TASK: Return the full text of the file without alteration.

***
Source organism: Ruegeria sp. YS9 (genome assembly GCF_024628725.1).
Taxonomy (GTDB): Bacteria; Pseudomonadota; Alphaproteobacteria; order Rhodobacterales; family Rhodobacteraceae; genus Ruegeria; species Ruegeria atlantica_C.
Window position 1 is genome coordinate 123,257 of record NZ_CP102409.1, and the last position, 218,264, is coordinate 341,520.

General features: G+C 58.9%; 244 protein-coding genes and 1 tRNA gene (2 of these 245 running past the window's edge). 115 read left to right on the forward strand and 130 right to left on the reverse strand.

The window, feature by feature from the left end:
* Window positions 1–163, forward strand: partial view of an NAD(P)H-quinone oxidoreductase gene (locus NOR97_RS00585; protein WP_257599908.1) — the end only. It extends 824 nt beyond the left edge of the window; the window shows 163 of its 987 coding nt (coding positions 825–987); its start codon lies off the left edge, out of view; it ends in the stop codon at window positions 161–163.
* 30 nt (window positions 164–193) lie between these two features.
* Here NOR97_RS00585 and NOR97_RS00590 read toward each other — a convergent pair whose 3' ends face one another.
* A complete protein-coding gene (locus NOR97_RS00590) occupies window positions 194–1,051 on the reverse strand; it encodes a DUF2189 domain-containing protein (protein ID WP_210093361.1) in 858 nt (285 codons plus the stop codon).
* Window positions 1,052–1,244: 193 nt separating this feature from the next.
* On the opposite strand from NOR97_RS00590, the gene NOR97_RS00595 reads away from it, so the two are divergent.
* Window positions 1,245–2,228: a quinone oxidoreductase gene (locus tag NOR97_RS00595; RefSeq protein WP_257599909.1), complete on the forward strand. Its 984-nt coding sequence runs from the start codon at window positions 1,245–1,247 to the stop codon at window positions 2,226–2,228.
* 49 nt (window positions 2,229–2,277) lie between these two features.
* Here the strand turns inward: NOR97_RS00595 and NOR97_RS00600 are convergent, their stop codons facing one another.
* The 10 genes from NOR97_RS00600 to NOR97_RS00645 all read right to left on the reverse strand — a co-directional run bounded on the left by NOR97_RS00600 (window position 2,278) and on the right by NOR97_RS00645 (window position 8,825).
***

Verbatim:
Source organism: Ruegeria sp. YS9 (genome assembly GCF_024628725.1).
Taxonomy (GTDB): Bacteria; Pseudomonadota; Alphaproteobacteria; order Rhodobacterales; family Rhodobacteraceae; genus Ruegeria; species Ruegeria atlantica_C.
Window position 1 is genome coordinate 123,257 of record NZ_CP102409.1, and the last position, 218,264, is coordinate 341,520.

General features: G+C 58.9%; 244 protein-coding genes and 1 tRNA gene (2 of these 245 running past the window's edge). 115 read left to right on the forward strand and 130 right to left on the reverse strand.

The window, feature by feature from the left end:
* Window positions 1–163, forward strand: partial view of an NAD(P)H-quinone oxidoreductase gene (locus NOR97_RS00585; protein WP_257599908.1) — the end only. It extends 824 nt beyond the left edge of the window; the window shows 163 of its 987 coding nt (coding positions 825–987); its start codon lies off the left edge, out of view; it ends in the stop codon at window positions 161–163.
* 30 nt (window positions 164–193) lie between these two features.
* Here NOR97_RS00585 and NOR97_RS00590 read toward each other — a convergent pair whose 3' ends face one another.
* A complete protein-coding gene (locus NOR97_RS00590) occupies window positions 194–1,051 on the reverse strand; it encodes a DUF2189 domain-containing protein (protein ID WP_210093361.1) in 858 nt (285 codons plus the stop codon).
* Window positions 1,052–1,244: 193 nt separating this feature from the next.
* On the opposite strand from NOR97_RS00590, the gene NOR97_RS00595 reads away from it, so the two are divergent.
* Window positions 1,245–2,228: a quinone oxidoreductase gene (locus tag NOR97_RS00595; RefSeq protein WP_257599909.1), complete on the forward strand. Its 984-nt coding sequence runs from the start codon at window positions 1,245–1,247 to the stop codon at window positions 2,226–2,228.
* 49 nt (window positions 2,229–2,277) lie between these two features.
* Here the strand turns inward: NOR97_RS00595 and NOR97_RS00600 are convergent, their stop codons facing one another.
* The 10 genes from NOR97_RS00600 to NOR97_RS00645 all read right to left on the reverse strand — a co-directional run bounded on the left by NOR97_RS00600 (window position 2,278) and on the right by NOR97_RS00645 (window position 8,825).